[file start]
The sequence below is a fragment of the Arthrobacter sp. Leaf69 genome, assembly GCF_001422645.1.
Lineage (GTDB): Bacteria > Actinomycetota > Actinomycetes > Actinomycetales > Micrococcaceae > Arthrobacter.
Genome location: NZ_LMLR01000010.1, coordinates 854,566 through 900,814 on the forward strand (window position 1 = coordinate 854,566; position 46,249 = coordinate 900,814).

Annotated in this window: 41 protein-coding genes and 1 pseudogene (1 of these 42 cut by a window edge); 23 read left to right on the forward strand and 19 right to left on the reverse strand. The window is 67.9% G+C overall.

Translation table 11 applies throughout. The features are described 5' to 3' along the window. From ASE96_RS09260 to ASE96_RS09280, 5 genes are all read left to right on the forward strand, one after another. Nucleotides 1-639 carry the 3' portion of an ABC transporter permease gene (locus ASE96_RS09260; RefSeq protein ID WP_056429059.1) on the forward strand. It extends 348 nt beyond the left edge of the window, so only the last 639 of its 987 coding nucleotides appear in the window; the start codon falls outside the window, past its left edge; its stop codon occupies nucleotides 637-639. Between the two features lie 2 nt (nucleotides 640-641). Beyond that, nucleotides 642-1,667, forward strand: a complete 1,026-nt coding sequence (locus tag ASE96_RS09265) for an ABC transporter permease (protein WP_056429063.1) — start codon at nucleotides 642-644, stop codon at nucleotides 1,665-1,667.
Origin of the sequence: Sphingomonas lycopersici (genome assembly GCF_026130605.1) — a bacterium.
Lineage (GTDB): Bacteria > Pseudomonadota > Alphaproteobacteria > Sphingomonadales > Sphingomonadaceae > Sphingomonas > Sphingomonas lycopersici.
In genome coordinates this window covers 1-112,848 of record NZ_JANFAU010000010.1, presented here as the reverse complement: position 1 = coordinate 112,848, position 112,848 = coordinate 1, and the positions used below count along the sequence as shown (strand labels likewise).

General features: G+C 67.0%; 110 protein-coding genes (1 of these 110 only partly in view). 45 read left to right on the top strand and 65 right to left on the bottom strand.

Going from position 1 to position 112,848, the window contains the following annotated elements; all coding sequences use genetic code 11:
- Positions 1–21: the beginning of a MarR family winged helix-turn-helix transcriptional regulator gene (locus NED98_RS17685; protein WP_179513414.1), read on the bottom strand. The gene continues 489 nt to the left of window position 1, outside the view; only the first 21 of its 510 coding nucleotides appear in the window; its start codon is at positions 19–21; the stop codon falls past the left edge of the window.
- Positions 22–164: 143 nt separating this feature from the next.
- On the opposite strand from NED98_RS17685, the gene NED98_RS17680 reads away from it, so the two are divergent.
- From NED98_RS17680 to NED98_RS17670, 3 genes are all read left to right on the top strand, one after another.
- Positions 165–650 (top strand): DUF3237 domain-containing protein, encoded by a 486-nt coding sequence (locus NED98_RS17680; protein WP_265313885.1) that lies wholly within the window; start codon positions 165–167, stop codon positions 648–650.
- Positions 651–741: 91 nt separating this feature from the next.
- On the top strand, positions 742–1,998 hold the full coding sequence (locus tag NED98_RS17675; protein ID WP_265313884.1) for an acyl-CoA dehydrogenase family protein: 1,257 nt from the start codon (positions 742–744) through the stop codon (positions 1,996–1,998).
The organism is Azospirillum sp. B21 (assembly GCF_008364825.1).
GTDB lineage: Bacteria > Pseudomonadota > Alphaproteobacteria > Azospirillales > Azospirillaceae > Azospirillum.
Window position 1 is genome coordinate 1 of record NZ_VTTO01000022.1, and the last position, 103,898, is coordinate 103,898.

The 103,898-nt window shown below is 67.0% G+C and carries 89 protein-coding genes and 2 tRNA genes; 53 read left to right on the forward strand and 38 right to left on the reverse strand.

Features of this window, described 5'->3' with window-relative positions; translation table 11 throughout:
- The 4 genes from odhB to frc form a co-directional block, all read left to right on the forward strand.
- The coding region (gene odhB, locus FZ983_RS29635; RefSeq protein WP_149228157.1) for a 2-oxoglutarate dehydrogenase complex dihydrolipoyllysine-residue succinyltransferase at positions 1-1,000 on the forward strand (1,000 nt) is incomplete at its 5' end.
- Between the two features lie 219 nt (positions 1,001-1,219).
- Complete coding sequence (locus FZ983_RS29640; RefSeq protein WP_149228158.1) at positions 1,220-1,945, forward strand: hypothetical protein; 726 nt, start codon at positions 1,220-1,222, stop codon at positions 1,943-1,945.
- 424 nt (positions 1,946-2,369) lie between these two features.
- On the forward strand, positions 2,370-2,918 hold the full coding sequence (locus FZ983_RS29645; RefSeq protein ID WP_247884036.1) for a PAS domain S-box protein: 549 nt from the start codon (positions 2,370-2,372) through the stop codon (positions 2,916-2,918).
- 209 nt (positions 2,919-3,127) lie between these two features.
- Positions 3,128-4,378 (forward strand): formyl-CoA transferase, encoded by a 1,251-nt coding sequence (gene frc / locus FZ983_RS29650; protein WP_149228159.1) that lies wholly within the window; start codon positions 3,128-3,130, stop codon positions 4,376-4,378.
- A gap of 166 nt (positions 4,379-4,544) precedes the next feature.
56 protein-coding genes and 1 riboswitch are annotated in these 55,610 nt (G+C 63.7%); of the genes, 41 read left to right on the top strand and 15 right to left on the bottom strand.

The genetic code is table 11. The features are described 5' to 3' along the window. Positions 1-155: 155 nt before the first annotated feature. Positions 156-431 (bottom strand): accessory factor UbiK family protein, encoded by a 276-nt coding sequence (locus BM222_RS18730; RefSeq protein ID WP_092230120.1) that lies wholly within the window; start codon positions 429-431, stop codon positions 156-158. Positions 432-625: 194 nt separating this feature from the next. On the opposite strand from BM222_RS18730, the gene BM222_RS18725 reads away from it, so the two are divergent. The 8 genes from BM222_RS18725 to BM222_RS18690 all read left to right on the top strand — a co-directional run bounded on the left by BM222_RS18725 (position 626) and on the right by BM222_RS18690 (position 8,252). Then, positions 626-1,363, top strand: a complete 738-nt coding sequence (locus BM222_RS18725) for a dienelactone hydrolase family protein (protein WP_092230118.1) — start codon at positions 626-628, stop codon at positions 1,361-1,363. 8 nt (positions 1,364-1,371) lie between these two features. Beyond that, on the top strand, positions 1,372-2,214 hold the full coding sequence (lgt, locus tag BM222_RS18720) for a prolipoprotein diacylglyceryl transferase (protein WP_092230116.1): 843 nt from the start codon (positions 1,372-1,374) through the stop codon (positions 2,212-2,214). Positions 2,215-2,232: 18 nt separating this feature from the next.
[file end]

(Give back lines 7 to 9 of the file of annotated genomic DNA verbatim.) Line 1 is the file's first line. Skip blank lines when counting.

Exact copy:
Lineage (GTDB): Bacteria > Pseudomonadota > Alphaproteobacteria > Sphingomonadales > Sphingomonadaceae > Sphingomonas > Sphingomonas lycopersici.
In genome coordinates this window covers 1-112,848 of record NZ_JANFAU010000010.1, presented here as the reverse complement: position 1 = coordinate 112,848, position 112,848 = coordinate 1, and the positions used below count along the sequence as shown (strand labels likewise).

General features: G+C 67.0%; 110 protein-coding genes (1 of these 110 only partly in view). 45 read left to right on the top strand and 65 right to left on the bottom strand.